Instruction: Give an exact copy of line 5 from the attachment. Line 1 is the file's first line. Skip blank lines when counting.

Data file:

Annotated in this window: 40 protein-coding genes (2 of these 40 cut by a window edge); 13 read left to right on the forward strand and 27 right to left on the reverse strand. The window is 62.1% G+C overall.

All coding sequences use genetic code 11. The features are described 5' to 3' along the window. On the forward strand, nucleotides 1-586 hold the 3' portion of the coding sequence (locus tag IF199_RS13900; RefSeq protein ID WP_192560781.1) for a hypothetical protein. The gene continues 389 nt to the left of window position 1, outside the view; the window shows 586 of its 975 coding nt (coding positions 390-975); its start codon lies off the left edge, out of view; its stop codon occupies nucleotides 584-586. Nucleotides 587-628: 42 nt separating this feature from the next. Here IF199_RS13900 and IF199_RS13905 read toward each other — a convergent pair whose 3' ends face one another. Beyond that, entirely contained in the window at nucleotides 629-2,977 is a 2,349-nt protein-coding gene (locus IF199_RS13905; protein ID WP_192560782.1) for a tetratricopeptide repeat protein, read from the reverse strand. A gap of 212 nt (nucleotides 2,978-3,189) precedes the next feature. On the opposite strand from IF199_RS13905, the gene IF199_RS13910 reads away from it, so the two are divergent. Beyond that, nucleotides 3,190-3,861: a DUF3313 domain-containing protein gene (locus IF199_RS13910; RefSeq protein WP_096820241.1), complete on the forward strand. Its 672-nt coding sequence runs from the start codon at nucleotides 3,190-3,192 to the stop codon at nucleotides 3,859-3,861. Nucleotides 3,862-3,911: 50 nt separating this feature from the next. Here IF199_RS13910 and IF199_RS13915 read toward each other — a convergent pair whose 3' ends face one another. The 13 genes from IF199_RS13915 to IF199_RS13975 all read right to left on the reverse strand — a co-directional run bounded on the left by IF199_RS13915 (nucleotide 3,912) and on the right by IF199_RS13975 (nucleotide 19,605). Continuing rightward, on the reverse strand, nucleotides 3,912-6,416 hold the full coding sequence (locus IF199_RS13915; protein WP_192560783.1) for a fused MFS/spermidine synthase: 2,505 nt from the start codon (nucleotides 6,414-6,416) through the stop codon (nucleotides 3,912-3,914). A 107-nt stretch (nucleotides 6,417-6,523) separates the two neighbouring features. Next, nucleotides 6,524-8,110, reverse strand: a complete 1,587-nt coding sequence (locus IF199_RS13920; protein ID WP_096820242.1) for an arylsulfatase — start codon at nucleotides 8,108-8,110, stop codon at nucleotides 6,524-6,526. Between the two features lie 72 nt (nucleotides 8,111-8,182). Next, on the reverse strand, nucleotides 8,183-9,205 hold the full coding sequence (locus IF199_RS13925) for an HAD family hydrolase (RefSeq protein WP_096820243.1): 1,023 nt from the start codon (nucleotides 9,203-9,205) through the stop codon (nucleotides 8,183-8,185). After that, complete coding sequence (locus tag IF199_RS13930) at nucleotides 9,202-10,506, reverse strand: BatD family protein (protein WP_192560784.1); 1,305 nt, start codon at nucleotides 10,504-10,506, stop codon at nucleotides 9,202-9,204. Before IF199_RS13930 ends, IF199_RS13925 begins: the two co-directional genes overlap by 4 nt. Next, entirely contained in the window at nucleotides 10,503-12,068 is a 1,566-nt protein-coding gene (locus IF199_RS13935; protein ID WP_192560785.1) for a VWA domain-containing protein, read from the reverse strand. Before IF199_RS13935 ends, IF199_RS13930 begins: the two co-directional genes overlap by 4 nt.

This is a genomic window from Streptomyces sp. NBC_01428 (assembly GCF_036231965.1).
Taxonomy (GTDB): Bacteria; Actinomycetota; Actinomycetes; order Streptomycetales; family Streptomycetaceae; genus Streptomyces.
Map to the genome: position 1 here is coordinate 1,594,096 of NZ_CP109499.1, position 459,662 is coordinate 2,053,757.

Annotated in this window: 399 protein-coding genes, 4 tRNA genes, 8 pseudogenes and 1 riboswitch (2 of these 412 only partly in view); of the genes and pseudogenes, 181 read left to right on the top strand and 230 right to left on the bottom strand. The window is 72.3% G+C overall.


Map to the genome: position 1 here is coordinate 1,594,096 of NZ_CP109499.1, position 459,662 is coordinate 2,053,757.